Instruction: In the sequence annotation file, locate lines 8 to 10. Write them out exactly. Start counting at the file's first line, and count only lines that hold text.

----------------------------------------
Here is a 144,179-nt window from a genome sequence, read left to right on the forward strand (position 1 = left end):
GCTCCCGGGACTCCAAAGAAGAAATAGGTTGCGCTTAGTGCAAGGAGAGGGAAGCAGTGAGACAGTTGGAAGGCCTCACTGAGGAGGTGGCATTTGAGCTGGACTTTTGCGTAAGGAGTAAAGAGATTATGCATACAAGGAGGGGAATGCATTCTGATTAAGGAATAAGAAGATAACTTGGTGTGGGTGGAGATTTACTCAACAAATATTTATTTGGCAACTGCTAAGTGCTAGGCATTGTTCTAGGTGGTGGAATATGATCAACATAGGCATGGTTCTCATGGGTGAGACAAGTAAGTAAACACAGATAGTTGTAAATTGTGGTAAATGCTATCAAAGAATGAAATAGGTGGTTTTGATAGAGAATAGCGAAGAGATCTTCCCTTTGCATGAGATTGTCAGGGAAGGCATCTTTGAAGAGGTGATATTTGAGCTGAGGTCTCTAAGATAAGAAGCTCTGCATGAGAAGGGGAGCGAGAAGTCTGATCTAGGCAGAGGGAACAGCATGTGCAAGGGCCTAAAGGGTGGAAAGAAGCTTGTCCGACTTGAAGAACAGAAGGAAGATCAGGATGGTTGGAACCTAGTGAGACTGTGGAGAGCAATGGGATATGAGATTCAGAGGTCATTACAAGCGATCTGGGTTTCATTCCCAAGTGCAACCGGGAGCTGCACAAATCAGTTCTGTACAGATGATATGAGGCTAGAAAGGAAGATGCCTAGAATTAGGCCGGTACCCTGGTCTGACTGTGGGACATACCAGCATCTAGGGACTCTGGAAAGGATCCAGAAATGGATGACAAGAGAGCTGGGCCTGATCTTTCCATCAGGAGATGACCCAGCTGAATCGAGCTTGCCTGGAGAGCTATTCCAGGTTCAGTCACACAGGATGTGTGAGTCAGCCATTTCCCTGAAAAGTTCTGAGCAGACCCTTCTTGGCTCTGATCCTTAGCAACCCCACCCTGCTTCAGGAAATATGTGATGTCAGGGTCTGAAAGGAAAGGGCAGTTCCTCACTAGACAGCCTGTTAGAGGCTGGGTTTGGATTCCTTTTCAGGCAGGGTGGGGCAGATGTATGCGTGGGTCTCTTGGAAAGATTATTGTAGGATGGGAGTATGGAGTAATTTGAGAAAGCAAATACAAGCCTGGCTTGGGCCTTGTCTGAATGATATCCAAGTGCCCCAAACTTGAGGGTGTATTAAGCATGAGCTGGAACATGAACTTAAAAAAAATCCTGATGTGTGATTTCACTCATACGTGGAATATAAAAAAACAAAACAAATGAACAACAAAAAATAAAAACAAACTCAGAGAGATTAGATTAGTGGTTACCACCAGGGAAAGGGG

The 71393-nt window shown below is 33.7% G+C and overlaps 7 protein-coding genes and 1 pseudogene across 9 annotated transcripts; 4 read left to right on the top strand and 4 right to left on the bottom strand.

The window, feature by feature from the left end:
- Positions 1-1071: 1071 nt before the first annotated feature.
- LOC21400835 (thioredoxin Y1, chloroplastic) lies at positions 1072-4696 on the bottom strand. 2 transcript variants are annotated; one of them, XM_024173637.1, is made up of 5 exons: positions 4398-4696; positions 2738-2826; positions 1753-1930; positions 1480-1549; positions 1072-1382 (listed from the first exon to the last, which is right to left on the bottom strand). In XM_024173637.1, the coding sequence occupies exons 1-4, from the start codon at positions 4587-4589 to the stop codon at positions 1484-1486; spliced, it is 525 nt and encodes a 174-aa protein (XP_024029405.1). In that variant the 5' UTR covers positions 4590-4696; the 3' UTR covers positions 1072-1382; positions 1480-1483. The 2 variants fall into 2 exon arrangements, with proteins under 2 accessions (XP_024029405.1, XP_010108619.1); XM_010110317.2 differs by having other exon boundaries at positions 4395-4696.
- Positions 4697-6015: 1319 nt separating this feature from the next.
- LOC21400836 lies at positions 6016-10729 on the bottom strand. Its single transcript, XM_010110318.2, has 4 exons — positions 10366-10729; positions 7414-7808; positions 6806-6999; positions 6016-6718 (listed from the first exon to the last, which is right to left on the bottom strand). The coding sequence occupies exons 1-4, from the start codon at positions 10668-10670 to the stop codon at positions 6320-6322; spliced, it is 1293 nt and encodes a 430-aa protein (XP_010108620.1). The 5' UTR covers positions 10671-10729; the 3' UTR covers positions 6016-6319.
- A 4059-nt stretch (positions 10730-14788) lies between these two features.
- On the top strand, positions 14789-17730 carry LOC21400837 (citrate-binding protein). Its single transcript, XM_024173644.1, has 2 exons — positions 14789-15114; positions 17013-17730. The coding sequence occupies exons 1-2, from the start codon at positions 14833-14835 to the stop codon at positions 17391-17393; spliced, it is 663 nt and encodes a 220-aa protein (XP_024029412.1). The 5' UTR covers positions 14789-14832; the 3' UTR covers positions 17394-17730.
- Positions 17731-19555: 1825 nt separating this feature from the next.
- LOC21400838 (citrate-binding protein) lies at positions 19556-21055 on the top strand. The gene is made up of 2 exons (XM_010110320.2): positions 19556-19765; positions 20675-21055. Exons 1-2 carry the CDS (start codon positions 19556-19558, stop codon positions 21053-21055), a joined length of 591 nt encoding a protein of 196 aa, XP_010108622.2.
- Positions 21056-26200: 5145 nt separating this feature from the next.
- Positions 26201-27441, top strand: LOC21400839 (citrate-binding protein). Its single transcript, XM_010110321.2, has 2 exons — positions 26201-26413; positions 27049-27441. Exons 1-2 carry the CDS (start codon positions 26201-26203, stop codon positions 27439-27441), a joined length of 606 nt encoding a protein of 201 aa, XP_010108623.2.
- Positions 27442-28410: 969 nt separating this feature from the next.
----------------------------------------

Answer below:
- LOC21400836 lies at positions 6016-10729 on the bottom strand. Its single transcript, XM_010110318.2, has 4 exons — positions 10366-10729; positions 7414-7808; positions 6806-6999; positions 6016-6718 (listed from the first exon to the last, which is right to left on the bottom strand). The coding sequence occupies exons 1-4, from the start codon at positions 10668-10670 to the stop codon at positions 6320-6322; spliced, it is 1293 nt and encodes a 430-aa protein (XP_010108620.1). The 5' UTR covers positions 10671-10729; the 3' UTR covers positions 6016-6319.
- A 4059-nt stretch (positions 10730-14788) lies between these two features.
- On the top strand, positions 14789-17730 carry LOC21400837 (citrate-binding protein). Its single transcript, XM_024173644.1, has 2 exons — positions 14789-15114; positions 17013-17730. The coding sequence occupies exons 1-2, from the start codon at positions 14833-14835 to the stop codon at positions 17391-17393; spliced, it is 663 nt and encodes a 220-aa protein (XP_024029412.1). The 5' UTR covers positions 14789-14832; the 3' UTR covers positions 17394-17730.